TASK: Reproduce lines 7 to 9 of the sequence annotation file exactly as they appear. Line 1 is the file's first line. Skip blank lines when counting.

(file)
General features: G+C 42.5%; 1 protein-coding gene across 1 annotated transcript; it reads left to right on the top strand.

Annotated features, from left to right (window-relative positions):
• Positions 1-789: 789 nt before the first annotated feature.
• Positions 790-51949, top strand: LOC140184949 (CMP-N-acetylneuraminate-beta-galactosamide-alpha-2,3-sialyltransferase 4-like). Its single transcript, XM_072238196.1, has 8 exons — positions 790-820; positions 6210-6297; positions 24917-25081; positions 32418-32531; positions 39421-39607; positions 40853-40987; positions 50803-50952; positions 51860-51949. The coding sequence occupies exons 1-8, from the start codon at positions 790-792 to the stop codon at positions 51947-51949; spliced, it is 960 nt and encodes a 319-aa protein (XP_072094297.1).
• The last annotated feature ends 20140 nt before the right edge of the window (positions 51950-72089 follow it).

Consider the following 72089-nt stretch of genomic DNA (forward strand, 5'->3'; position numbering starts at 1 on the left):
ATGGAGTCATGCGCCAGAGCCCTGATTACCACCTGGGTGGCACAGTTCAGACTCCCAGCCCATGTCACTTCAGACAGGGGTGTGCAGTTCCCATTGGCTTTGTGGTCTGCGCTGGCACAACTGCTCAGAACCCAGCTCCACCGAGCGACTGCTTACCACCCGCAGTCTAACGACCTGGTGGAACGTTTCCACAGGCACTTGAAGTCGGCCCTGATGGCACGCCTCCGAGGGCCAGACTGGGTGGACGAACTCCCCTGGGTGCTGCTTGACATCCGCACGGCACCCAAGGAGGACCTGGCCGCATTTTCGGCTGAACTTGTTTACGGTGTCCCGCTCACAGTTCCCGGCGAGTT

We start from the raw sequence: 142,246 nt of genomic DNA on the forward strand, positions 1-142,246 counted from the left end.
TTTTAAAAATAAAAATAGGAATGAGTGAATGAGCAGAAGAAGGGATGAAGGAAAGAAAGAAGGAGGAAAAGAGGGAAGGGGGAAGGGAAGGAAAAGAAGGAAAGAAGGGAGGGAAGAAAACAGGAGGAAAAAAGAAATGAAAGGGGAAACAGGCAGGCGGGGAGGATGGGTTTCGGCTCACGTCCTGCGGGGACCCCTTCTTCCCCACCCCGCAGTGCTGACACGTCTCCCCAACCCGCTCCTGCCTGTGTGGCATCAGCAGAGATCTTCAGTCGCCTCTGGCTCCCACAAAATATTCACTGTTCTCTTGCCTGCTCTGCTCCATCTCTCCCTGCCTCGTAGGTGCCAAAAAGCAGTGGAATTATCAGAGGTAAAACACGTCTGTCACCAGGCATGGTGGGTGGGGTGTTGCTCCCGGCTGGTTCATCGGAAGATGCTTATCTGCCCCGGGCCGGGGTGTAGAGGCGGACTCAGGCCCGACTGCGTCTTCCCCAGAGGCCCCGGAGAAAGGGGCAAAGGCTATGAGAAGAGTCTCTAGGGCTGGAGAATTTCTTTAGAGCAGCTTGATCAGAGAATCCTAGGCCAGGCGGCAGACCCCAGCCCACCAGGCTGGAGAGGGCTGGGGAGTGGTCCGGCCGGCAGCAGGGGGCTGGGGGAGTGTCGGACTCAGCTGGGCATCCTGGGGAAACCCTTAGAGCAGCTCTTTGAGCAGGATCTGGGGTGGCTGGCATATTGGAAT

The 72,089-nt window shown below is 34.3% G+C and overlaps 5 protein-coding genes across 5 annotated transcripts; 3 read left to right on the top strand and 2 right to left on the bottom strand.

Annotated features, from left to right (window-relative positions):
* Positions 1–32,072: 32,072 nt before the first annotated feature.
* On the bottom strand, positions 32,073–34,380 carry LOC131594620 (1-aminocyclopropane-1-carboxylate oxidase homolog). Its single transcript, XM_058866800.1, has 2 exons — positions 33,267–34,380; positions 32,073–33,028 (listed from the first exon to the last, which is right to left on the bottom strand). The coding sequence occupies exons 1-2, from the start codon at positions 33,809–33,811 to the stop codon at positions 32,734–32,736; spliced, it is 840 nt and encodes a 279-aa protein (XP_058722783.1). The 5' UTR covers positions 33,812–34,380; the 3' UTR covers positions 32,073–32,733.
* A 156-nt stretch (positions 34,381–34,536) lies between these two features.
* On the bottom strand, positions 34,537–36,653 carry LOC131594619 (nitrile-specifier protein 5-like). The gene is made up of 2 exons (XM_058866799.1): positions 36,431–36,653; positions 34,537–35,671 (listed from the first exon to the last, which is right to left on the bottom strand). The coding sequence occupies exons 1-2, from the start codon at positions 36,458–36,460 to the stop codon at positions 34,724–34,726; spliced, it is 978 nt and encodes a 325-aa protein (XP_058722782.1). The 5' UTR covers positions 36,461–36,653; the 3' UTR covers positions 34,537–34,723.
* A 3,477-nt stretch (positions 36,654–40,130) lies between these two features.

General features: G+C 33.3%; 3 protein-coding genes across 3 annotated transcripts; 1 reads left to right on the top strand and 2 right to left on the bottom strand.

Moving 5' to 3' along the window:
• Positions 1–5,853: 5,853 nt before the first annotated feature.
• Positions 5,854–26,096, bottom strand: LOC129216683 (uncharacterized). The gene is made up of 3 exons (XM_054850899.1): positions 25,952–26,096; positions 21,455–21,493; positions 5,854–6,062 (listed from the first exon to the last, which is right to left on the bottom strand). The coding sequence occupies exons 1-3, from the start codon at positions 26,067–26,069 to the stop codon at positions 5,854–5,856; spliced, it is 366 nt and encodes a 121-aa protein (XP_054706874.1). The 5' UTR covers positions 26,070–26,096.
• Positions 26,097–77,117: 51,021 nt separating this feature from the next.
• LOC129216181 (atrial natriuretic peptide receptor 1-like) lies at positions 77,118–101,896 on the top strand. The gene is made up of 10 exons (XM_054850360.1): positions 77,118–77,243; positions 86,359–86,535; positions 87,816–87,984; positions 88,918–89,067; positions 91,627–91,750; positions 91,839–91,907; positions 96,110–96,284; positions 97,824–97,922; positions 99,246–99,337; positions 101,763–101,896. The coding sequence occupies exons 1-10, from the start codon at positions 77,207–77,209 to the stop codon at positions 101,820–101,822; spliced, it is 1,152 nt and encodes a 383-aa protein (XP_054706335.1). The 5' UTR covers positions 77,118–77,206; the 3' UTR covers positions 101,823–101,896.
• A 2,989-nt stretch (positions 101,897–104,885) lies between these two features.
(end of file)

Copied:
ATGGAGTCATGCGCCAGAGCCCTGATTACCACCTGGGTGGCACAGTTCAGACTCCCAGCCCATGTCACTTCAGACAGGGGTGTGCAGTTCCCATTGGCTTTGTGGTCTGCGCTGGCACAACTGCTCAGAACCCAGCTCCACCGAGCGACTGCTTACCACCCGCAGTCTAACGACCTGGTGGAACGTTTCCACAGGCACTTGAAGTCGGCCCTGATGGCACGCCTCCGAGGGCCAGACTGGGTGGACGAACTCCCCTGGGTGCTGCTTGACATCCGCACGGCACCCAAGGAGGACCTGGCCGCATTTTCGGCTGAACTTGTTTACGGTGTCCCGCTCACAGTTCCCGGCGAGTT

We start from the raw sequence: 142,246 nt of genomic DNA on the forward strand, positions 1-142,246 counted from the left end.
TTTTAAAAATAAAAATAGGAATGAGTGAATGAGCAGAAGAAGGGATGAAGGAAAGAAAGAAGGAGGAAAAGAGGGAAGGGGGAAGGGAAGGAAAAGAAGGAAAGAAGGGAGGGAAGAAAACAGGAGGAAAAAAGAAATGAAAGGGGAAACAGGCAGGCGGGGAGGATGGGTTTCGGCTCACGTCCTGCGGGGACCCCTTCTTCCCCACCCCGCAGTGCTGACACGTCTCCCCAACCCGCTCCTGCCTGTGTGGCATCAGCAGAGATCTTCAGTCGCCTCTGGCTCCCACAAAATATTCACTGTTCTCTTGCCTGCTCTGCTCCATCTCTCCCTGCCTCGTAGGTGCCAAAAAGCAGTGGAATTATCAGAGGTAAAACACGTCTGTCACCAGGCATGGTGGGTGGGGTGTTGCTCCCGGCTGGTTCATCGGAAGATGCTTATCTGCCCCGGGCCGGGGTGTAGAGGCGGACTCAGGCCCGACTGCGTCTTCCCCAGAGGCCCCGGAGAAAGGGGCAAAGGCTATGAGAAGAGTCTCTAGGGCTGGAGAATTTCTTTAGAGCAGCTTGATCAGAGAATCCTAGGCCAGGCGGCAGACCCCAGCCCACCAGGCTGGAGAGGGCTGGGGAGTGGTCCGGCCGGCAGCAGGGGGCTGGGGGAGTGTCGGACTCAGCTGGGCATCCTGGGGAAACCCTTAGAGCAGCTCTTTGAGCAGGATCTGGGGTGGCTGGCATATTGGAAT